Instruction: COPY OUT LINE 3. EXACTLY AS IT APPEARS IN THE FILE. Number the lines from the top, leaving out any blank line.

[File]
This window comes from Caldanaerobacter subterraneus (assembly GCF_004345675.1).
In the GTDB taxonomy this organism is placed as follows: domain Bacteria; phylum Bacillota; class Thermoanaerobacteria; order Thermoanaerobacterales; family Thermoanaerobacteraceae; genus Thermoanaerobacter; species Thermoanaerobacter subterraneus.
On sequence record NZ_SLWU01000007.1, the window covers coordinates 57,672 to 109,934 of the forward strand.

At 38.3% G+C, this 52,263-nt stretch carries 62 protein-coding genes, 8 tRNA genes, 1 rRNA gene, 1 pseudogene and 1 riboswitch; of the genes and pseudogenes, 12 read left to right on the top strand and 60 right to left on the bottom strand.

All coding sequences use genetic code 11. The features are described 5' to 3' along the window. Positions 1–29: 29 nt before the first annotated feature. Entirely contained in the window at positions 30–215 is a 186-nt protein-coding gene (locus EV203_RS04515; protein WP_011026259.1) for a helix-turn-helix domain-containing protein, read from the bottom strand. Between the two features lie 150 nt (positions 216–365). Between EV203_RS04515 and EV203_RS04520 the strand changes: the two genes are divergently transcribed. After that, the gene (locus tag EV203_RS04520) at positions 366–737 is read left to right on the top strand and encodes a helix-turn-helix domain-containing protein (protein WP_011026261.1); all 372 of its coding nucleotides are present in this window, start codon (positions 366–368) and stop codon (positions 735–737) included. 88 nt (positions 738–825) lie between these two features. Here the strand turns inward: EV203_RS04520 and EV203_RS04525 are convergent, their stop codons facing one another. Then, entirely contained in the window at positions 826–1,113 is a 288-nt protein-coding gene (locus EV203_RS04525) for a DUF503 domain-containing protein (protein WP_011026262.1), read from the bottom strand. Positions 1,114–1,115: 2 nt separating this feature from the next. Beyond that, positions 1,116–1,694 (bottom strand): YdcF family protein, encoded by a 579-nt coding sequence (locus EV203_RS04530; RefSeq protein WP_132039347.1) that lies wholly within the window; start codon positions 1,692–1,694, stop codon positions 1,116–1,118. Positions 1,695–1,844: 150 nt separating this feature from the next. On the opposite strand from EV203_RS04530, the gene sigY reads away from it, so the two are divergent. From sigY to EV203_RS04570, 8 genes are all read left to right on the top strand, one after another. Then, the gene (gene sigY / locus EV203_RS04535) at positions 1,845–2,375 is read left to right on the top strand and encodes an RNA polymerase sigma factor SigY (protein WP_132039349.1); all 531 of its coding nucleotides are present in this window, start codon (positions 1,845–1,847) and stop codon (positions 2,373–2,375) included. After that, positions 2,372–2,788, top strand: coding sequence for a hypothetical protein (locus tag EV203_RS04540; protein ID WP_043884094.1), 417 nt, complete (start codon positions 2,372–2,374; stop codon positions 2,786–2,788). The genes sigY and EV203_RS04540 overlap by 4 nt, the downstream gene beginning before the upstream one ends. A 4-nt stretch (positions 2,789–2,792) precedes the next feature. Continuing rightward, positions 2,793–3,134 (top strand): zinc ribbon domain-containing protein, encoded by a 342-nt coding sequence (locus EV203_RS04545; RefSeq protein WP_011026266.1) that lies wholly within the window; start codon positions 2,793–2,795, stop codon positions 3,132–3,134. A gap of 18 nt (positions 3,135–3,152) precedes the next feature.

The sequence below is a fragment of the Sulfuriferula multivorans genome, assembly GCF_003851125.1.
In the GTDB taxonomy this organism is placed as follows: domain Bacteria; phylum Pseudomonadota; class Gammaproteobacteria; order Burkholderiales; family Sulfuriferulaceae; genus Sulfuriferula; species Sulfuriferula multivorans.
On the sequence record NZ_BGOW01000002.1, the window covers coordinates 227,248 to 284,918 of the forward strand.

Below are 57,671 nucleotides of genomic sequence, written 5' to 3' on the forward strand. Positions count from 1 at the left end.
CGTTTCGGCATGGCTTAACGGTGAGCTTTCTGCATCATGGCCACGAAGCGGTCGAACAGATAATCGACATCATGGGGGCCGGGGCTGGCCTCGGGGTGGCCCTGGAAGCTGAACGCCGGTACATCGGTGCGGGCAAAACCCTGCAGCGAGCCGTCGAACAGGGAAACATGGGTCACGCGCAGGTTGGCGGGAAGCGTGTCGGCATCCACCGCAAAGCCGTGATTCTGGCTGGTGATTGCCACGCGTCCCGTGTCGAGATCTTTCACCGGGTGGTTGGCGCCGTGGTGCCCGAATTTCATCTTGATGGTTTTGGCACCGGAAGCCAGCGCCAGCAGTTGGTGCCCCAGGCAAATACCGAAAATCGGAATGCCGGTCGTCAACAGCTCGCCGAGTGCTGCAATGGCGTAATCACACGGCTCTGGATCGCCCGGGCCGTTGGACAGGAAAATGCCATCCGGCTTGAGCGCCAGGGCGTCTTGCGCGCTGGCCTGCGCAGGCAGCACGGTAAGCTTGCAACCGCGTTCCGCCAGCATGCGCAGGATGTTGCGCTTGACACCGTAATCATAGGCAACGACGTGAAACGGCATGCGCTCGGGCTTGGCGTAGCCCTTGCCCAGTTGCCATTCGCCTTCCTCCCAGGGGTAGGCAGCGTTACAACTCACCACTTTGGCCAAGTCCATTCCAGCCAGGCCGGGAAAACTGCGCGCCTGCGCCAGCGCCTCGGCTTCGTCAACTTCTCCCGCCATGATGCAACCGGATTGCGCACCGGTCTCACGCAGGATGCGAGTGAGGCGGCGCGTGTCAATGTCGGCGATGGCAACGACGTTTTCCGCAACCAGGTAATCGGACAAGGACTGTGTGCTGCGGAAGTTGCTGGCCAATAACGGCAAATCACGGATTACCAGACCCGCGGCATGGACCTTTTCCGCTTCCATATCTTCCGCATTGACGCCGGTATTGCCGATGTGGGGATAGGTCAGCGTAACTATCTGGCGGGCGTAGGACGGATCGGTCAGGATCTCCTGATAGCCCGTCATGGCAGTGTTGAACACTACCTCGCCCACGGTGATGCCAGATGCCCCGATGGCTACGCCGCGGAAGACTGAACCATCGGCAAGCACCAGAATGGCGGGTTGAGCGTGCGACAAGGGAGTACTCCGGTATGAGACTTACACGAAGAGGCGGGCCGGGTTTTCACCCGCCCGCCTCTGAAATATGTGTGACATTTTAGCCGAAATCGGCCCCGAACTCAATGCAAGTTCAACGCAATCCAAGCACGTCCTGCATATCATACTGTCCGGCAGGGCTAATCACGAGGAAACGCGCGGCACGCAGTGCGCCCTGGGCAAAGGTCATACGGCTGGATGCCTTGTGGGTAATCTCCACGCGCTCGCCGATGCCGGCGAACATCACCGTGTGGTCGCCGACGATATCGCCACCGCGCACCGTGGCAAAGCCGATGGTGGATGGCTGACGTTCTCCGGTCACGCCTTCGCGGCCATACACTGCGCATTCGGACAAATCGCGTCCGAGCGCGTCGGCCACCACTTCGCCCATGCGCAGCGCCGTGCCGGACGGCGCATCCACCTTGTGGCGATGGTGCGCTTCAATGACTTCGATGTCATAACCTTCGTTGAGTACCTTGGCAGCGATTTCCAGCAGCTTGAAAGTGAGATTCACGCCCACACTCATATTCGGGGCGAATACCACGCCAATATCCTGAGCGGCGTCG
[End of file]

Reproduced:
On sequence record NZ_SLWU01000007.1, the window covers coordinates 57,672 to 109,934 of the forward strand.